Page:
How to choose the name for your WikiStage event?
WikiStage Stanford, WikiStage Berlin, WikiStage HEC Alger, WikiStage New Cairo - These are only some of the WikiStage Event Names of past WikiStage Conferences. If you are planning to organise a WikiStage Event yourself you probably wonder: how will I call my WikiStage event? Since our first event in 2013, we have grown into a network of more than 100 event organizers in 15 countries. Currently we have 60 upcoming events all around the world, and this number is increasing rapidly! That's why a very important detail for us is the exact name of your license. Every WikiStage event is identified by it's license name, for example: “WikiStage Stanford” or “WikiStage Maison de l’Europe de Paris”. The number of licenses that we give out every week is growing fast, and it often happens that there is more than one event in the same city. Because of this, we have established a set of principles for event names, so that your audience and speakers can best identify the nature of your event and who is organising it. For this reason, for example, it is not possible to obtain very large and broad license names, such as “WikiStage Italy” (name of a country) or “WikiStage Alps” (name of a large region), etc. We also don’t give out licenses for generic topics, such as “WikiStage Medicine” or “WikiStage Marketing”. Sometimes we even receive several applications for the same event name. If two people apply for, say, "WikiStage Paris", it's first come first serve. If we have already given out the license for a name, we can't give it to somebody else anymore. However, it is possible that you organise a WikiStage event in the same city where another WikiStage event already exists - what you need to do is chose a license name that is clearly different from the existing one in your city. We would like your license name to reflect either: - the name of your association, organisation, university or company - The name of the area within the city - with large cities: the name of your district, a monument or a parc that symbolises your district - the name of the location where the event is held, for example: Oslo library, or Théâtre de Châtelet. We would like to find a name together with you that more specifically represents who you are and where you will be organising the event. We would like you to choose and be happy with your license name. By choosing the right name for your WikiStage event you will make it clear to your audience, speakers and sponsors who you are and which city or organisation you represent. We hope that with these rules we can allow many people to contribute to share fresh ideas and change the world - one event at a time.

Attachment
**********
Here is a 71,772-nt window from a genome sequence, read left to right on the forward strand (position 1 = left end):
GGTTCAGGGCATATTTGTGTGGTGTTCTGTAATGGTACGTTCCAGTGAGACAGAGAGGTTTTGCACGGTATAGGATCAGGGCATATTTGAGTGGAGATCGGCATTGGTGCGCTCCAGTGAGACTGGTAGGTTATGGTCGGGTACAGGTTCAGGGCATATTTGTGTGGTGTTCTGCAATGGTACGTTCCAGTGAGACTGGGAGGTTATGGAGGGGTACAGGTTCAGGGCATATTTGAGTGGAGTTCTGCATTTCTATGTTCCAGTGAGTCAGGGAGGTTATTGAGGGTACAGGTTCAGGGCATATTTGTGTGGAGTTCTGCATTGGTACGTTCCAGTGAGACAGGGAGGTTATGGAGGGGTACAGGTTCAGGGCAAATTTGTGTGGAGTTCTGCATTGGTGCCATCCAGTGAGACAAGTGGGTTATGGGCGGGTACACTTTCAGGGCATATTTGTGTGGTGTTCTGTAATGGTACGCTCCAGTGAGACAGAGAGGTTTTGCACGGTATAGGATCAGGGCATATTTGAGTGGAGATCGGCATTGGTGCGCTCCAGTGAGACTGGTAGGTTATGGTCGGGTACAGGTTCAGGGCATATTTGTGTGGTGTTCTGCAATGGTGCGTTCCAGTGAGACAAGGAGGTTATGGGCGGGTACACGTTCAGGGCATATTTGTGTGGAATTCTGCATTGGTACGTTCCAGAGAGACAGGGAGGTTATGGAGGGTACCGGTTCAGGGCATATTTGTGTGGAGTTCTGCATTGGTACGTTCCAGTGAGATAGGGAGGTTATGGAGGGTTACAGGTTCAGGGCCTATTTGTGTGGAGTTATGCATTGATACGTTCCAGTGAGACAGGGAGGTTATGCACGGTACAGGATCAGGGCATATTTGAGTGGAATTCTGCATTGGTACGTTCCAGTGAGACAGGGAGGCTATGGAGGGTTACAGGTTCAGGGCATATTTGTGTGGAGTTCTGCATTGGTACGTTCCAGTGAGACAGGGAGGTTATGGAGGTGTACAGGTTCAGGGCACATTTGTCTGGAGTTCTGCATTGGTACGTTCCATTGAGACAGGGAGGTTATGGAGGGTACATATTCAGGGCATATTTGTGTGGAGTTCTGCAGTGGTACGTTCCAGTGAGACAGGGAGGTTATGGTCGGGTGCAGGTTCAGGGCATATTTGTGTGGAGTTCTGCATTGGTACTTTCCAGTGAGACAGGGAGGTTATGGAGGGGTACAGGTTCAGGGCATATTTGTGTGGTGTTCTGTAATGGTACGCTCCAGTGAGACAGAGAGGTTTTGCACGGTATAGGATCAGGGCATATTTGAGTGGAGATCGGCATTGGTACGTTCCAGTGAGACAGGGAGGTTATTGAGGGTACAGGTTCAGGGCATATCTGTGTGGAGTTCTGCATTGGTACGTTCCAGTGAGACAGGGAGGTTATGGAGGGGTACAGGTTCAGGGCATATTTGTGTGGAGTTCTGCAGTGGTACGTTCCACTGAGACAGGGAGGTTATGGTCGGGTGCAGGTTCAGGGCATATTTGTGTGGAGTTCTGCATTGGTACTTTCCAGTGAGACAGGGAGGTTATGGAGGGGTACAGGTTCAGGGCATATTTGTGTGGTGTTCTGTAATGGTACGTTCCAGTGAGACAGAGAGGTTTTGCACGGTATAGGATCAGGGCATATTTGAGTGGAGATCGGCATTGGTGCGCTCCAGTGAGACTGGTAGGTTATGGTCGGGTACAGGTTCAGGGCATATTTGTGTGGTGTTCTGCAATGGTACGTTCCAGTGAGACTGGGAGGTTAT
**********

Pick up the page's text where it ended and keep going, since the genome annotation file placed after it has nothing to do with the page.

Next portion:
Ideas for Change
WikiStage is a global community of people who believe that individuals who speak up can inspire positive change in the world. We believe that our voices can contribute to a world where peace, solidarity, democracy, human rights and the protection of our planet become a reality.
We are an open community and at the heart of our group are the volunteer WikiStage Conference Organisers who until today have organised more than 100 conferences in over 10 countries. If you want to give a stage to people who make the difference, organise a WikiStage Event to amplify their message through our community.
WikiStage.org is run by people like you who create playlists about important issues and nominate speakers to enrich our video platform. Explore WikiStage to get inspired and discover a world of possibilities.Learn more